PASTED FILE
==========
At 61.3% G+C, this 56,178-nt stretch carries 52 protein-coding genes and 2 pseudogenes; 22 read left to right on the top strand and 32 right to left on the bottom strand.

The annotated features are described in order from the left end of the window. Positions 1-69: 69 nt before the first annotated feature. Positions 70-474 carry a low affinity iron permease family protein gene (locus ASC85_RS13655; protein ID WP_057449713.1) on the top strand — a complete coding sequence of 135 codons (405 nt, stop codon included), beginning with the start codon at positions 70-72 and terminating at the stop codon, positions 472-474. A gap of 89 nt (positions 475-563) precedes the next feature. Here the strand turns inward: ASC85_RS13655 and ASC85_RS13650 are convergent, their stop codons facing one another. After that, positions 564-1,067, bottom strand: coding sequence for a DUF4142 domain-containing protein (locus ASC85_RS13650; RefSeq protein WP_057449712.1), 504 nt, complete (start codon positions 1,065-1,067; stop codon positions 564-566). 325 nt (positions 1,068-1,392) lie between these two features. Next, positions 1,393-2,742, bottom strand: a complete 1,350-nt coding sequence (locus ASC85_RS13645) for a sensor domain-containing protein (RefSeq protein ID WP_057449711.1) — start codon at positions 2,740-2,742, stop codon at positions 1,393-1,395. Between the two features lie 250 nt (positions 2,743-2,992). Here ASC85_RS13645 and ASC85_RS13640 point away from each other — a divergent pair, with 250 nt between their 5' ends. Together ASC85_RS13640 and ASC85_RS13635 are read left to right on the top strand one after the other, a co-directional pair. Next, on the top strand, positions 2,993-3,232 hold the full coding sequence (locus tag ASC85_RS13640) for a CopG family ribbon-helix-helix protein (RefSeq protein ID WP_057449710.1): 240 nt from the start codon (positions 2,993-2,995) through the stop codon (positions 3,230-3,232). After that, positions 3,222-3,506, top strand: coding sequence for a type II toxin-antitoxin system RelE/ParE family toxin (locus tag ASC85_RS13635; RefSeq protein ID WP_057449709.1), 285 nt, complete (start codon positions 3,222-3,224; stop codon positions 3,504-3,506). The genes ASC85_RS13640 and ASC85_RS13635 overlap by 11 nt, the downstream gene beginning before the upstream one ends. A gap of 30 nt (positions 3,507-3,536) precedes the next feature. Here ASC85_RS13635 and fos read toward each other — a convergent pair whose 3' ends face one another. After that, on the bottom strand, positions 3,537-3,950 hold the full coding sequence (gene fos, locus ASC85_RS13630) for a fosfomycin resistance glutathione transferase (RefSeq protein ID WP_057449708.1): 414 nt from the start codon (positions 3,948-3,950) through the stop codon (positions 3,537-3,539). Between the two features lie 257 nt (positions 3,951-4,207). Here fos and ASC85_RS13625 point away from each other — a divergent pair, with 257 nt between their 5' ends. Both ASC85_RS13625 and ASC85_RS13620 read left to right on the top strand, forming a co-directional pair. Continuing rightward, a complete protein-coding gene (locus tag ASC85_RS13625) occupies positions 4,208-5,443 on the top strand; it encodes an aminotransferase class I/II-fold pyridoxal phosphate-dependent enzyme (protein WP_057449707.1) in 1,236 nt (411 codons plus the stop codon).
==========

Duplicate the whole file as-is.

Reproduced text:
At 61.3% G+C, this 56,178-nt stretch carries 52 protein-coding genes and 2 pseudogenes; 22 read left to right on the top strand and 32 right to left on the bottom strand.

The annotated features are described in order from the left end of the window. Positions 1-69: 69 nt before the first annotated feature. Positions 70-474 carry a low affinity iron permease family protein gene (locus ASC85_RS13655; protein ID WP_057449713.1) on the top strand — a complete coding sequence of 135 codons (405 nt, stop codon included), beginning with the start codon at positions 70-72 and terminating at the stop codon, positions 472-474. A gap of 89 nt (positions 475-563) precedes the next feature. Here the strand turns inward: ASC85_RS13655 and ASC85_RS13650 are convergent, their stop codons facing one another. After that, positions 564-1,067, bottom strand: coding sequence for a DUF4142 domain-containing protein (locus ASC85_RS13650; RefSeq protein WP_057449712.1), 504 nt, complete (start codon positions 1,065-1,067; stop codon positions 564-566). 325 nt (positions 1,068-1,392) lie between these two features. Next, positions 1,393-2,742, bottom strand: a complete 1,350-nt coding sequence (locus ASC85_RS13645) for a sensor domain-containing protein (RefSeq protein ID WP_057449711.1) — start codon at positions 2,740-2,742, stop codon at positions 1,393-1,395. Between the two features lie 250 nt (positions 2,743-2,992). Here ASC85_RS13645 and ASC85_RS13640 point away from each other — a divergent pair, with 250 nt between their 5' ends. Together ASC85_RS13640 and ASC85_RS13635 are read left to right on the top strand one after the other, a co-directional pair. Next, on the top strand, positions 2,993-3,232 hold the full coding sequence (locus tag ASC85_RS13640) for a CopG family ribbon-helix-helix protein (RefSeq protein ID WP_057449710.1): 240 nt from the start codon (positions 2,993-2,995) through the stop codon (positions 3,230-3,232). After that, positions 3,222-3,506, top strand: coding sequence for a type II toxin-antitoxin system RelE/ParE family toxin (locus tag ASC85_RS13635; RefSeq protein ID WP_057449709.1), 285 nt, complete (start codon positions 3,222-3,224; stop codon positions 3,504-3,506). The genes ASC85_RS13640 and ASC85_RS13635 overlap by 11 nt, the downstream gene beginning before the upstream one ends. A gap of 30 nt (positions 3,507-3,536) precedes the next feature. Here ASC85_RS13635 and fos read toward each other — a convergent pair whose 3' ends face one another. After that, on the bottom strand, positions 3,537-3,950 hold the full coding sequence (gene fos, locus ASC85_RS13630) for a fosfomycin resistance glutathione transferase (RefSeq protein ID WP_057449708.1): 414 nt from the start codon (positions 3,948-3,950) through the stop codon (positions 3,537-3,539). Between the two features lie 257 nt (positions 3,951-4,207). Here fos and ASC85_RS13625 point away from each other — a divergent pair, with 257 nt between their 5' ends. Both ASC85_RS13625 and ASC85_RS13620 read left to right on the top strand, forming a co-directional pair. Continuing rightward, a complete protein-coding gene (locus tag ASC85_RS13625) occupies positions 4,208-5,443 on the top strand; it encodes an aminotransferase class I/II-fold pyridoxal phosphate-dependent enzyme (protein WP_057449707.1) in 1,236 nt (411 codons plus the stop codon).